Two years and not yet home
JOHN EDENS IN QUEENSTOWN
A homeowner unhappy his Fernhill house is still waiting for a contractor to finish the job after two years is warning people to think carefully before agreeing to a fixed-price deal.
In April 2010, Brent Carlsson contracted GJ Gardner Homes Queenstown franchise to build a house in Matakauri Ln, Fernhill, with a completion date in November that year.
The franchise was owned by Frankton-based Hartland Construction, run by Marc Steenland, but hit difficulties and was placed in voluntary administration by Associate Judge Rob Osborne in the High Court in Dunedin last month.
Mr Carlsson said there were months of stress, delays and then he was asked to pay tens of thousands of dollars for variations that were never agreed to.
He and his wife moved into the house last May but two years after signing the contract some work remained outstanding.
Because the minor works, including drainage, an expansion joint and painting, were outstanding, a code of compliance was not granted, he said.
A moisture reading in a garage meant Lakes Environmental would not sign off on the build.
"The whole point of going to them was a fixed-price contract with a guaranteed completion date. It was neither. It's been nothing but stress and strain."
Mr Carlsson's lawyer sent a letter in April last year expressing concern that a completion date was not met. "Our clients are very concerned that the completion of the project is now well past both the completion date represented to them, as well as the contractual date for practical completion.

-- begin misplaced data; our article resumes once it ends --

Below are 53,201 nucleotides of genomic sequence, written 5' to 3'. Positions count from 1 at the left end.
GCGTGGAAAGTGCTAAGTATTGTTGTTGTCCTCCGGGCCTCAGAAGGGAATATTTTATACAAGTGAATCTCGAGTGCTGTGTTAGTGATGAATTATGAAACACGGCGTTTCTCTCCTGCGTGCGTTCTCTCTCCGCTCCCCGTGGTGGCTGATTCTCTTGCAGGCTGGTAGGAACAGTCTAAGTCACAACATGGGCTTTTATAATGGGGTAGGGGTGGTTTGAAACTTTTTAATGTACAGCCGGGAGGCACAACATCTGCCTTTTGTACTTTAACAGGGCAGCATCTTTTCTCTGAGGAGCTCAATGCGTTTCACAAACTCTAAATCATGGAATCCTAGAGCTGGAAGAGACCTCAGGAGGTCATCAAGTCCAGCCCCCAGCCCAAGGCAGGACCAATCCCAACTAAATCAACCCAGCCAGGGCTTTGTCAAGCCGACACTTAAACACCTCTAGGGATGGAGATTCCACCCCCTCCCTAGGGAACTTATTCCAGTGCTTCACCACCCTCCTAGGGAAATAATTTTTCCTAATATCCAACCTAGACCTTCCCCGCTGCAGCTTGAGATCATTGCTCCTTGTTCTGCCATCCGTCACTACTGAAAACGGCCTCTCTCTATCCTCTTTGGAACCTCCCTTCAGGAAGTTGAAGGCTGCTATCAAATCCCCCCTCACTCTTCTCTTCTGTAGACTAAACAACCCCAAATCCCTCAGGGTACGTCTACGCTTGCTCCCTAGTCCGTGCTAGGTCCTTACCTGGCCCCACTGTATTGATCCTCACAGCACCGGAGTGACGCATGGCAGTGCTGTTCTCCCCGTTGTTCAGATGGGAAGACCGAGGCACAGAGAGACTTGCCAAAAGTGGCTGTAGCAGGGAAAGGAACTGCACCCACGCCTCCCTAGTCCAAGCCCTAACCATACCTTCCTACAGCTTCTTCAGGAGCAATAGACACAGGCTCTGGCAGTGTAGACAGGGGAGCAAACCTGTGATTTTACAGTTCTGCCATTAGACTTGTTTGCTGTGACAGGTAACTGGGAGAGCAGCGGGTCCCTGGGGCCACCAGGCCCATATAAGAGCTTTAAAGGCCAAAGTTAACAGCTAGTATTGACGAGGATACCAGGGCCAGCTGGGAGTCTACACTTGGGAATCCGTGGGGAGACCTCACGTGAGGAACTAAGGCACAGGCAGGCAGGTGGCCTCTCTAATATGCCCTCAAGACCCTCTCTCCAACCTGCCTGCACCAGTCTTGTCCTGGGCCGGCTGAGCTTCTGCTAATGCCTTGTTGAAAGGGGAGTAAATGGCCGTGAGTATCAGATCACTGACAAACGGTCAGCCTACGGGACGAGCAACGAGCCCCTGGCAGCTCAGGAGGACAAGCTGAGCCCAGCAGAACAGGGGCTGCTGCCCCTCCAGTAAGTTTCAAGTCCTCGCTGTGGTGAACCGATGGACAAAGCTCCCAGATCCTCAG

Mr Steenland said he was not authorised to speak on behalf of the company because it was in administration.
"I have done this to achieve the best outcome for the creditors and the home owners," he said.
Voluntary administration, introduced in New Zealand in 2007, is designed to give companies likely to face insolvency a better chance of surviving rather than immediate liquidation.
Administrator Bryan Williams, of BWA Insolvency, said he was unable to comment because he did not have a complete body of facts.
He said his role was to decide whether the company could continue to exist, and any incompleted homes with insurance were being dealt with directly by the insurers.
"In my view the insurance companies have adopted a very positive approach into dealing with contractual obligations fully and completely."
A voluntary administration report is expected this month.
- © Fairfax NZ News
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